push toward greater complexity, the fossil record on Earth shows instead that there were periods of rapid changes followed by long periods where
nothing much happened at all. McKay says such a drawn-out style of evolution need not be universal. By removing what he calls evolution's
"spurious" time periods, he says that intelligent life could take as little as 100 million years to develop.
"Nothing in our understanding of evolution suggests that these periods of stasis are required," says McKay. "We believe they represent mere
Another limiting factor for evolution on Earth was a lack of oxygen. The early Earth had very little free oxygen until cyanobacteria and other
photosynthetic life forms began producing it about 2 billion years ago. Oxygen may be the key to tissue multi-cellularity, and thus the formation of
large, multi-celled organisms capable of developing a brain. The build-up of oxygen also led to the development of an ozone layer, shielding life on
Earth from the Sun's harmful UV rays.
But this need not be the case on other worlds. Perhaps some planets begin with substantial amounts of atmospheric oxygen. Slower tectonic activity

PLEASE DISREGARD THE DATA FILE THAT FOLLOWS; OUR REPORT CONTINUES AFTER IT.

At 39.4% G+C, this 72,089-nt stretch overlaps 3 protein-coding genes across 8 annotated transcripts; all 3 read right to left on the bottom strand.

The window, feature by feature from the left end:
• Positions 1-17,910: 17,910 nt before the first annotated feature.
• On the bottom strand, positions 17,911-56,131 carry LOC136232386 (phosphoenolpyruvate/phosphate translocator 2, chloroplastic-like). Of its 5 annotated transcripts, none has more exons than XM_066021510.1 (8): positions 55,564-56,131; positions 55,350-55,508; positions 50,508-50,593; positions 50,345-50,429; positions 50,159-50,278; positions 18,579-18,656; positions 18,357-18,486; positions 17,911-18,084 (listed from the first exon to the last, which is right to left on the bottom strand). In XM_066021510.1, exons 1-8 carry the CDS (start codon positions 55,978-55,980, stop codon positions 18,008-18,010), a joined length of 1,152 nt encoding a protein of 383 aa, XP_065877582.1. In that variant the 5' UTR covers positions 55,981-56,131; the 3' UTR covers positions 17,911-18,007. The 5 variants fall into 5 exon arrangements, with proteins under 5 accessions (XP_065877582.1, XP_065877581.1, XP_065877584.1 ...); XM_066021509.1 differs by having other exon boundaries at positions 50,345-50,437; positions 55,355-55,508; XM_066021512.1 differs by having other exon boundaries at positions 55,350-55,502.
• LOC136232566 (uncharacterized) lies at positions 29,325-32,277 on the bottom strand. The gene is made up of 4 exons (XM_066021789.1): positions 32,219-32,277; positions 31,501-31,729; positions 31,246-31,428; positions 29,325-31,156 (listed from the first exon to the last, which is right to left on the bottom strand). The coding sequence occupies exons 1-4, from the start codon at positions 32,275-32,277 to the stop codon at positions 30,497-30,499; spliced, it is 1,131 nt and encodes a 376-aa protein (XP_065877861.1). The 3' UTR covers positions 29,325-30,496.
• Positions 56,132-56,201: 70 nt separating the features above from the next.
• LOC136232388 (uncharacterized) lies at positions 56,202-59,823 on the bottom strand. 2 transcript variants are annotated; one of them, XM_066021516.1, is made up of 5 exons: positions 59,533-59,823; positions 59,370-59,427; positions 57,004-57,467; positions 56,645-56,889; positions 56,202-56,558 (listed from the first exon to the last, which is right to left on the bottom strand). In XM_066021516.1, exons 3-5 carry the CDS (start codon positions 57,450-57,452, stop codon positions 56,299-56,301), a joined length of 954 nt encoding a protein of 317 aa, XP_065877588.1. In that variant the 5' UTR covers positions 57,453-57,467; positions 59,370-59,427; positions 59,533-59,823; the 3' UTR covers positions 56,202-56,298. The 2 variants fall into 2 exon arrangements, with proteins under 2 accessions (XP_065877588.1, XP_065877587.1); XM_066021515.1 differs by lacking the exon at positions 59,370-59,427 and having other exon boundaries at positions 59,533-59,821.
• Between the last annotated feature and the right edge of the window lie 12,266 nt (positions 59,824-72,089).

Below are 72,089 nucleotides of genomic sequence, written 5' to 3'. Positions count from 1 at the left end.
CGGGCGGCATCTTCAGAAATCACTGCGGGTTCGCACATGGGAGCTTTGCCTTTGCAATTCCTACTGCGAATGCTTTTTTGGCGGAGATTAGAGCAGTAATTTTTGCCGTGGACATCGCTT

would make more oxygen available, as would a less iron-rich geography. A planet with early access to oxygen might see life, and intelligence, evolve
much faster than on Earth.
Other factors affecting Earth's evolution were cataclysmic events such as asteroid impacts. Such events would kill off complex life, but these events
could also clear the way for the development of more advanced forms of intelligence. The creatures with superior brains may have been better able to
save themselves from the sudden changes in their environment caused by these events.
Many of the factors that went into the development of life on Earth remain a puzzle to us, so there may be many other characteristics of a planet, or
even a solar system, that affect the development of intelligence. For instance, some scientists have noted that intelligence did not arise on Earth
until the Sun hit middle age. Perhaps, they suggest, intelligence cannot evolve until the planet's star reaches a certain stage in its own evolution.
Chris McKay, however, says he has not heard a compelling argument as to why human level intelligence needed the Sun to be middle aged.
"I would say that the build-up of oxygen is the only good environmental requirement," says McKay. The Earth's fossil record indicates that, despite
periods of stasis or of setbacks like asteroid impacts, most organisms evolve toward greater complexity. Some of Earth's life forms have gone
extinct, while others became cornered in evolutionary dead ends. But as a whole, evolution has moved toward increasing the complexity of the central
nervous system, culminating in the development of the brain. (The "brain" as an organ within the skull did not develop until the emergence of the
first vertebrate animal.)
Since evolution seems aimed towards the development of intelligence, a planet should be able to evolve not just one, but many intelligent species over